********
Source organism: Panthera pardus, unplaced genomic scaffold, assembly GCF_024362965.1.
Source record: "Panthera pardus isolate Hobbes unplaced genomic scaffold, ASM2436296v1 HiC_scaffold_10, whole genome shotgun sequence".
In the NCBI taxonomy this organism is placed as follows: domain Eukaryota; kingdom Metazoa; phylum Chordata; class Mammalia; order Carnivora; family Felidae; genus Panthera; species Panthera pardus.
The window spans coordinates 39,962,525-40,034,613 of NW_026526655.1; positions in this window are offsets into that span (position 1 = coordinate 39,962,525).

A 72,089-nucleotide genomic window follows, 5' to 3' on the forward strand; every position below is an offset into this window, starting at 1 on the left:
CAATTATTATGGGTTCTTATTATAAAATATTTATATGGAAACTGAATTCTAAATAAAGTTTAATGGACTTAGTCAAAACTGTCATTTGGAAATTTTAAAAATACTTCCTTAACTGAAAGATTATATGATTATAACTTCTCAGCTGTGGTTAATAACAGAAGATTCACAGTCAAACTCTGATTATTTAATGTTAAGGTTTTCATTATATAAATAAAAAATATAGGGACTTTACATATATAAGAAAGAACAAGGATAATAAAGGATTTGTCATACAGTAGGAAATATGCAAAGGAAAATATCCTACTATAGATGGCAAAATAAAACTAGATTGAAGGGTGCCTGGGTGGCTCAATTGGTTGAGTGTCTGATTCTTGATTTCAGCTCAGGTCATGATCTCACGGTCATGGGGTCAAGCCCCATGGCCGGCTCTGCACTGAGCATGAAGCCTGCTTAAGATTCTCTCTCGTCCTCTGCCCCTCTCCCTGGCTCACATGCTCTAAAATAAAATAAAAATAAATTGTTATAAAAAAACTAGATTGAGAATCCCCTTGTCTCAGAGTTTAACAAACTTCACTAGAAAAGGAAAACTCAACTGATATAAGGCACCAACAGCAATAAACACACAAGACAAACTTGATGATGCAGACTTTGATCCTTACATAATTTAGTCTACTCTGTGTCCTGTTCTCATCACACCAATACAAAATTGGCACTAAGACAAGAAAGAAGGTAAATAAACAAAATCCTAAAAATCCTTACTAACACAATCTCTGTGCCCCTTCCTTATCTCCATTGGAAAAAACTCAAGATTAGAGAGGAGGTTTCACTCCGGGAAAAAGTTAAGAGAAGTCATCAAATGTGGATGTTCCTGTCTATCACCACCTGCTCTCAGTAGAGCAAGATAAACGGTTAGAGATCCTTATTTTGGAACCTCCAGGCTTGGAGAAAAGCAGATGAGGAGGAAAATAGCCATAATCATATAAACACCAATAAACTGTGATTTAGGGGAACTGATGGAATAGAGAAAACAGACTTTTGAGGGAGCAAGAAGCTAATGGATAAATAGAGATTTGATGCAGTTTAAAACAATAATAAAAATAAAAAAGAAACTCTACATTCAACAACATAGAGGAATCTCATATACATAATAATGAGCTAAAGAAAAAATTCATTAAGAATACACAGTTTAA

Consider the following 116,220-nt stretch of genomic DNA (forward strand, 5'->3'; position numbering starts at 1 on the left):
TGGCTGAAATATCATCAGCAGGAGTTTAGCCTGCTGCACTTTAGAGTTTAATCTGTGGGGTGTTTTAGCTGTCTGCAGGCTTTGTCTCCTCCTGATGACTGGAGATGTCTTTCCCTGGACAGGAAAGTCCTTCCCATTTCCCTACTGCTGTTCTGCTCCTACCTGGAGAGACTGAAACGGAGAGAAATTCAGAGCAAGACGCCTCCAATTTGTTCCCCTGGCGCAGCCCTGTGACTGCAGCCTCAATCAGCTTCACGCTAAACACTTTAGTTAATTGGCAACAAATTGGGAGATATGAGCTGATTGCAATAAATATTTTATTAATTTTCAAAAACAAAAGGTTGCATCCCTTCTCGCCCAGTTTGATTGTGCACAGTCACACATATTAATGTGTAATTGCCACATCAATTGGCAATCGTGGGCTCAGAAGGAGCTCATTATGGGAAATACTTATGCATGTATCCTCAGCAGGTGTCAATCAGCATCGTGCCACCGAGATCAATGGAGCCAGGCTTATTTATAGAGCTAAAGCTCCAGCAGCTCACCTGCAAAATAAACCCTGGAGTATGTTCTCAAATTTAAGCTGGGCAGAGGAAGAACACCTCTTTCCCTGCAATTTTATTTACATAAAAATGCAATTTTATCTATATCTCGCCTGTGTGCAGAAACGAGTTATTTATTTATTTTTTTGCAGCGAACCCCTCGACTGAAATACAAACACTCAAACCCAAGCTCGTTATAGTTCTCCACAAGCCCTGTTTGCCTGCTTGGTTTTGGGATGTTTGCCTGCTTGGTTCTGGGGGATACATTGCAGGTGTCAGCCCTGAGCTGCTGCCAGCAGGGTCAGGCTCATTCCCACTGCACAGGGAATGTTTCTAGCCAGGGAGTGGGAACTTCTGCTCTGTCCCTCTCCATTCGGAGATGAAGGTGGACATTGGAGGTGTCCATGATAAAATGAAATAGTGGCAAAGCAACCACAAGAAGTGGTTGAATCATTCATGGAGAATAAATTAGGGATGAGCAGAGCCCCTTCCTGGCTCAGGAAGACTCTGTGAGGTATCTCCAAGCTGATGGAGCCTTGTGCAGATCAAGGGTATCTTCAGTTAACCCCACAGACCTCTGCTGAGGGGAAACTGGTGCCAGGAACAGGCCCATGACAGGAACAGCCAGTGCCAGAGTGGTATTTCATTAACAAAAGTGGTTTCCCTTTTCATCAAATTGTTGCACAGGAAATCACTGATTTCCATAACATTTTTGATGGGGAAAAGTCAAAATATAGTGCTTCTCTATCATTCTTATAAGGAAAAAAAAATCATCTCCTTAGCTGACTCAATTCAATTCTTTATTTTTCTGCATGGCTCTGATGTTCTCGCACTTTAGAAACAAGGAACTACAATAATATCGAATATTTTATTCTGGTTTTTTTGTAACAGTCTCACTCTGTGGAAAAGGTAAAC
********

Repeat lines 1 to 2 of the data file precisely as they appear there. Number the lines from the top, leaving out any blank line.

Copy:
Source organism: Panthera pardus, unplaced genomic scaffold, assembly GCF_024362965.1.
Source record: "Panthera pardus isolate Hobbes unplaced genomic scaffold, ASM2436296v1 HiC_scaffold_10, whole genome shotgun sequence".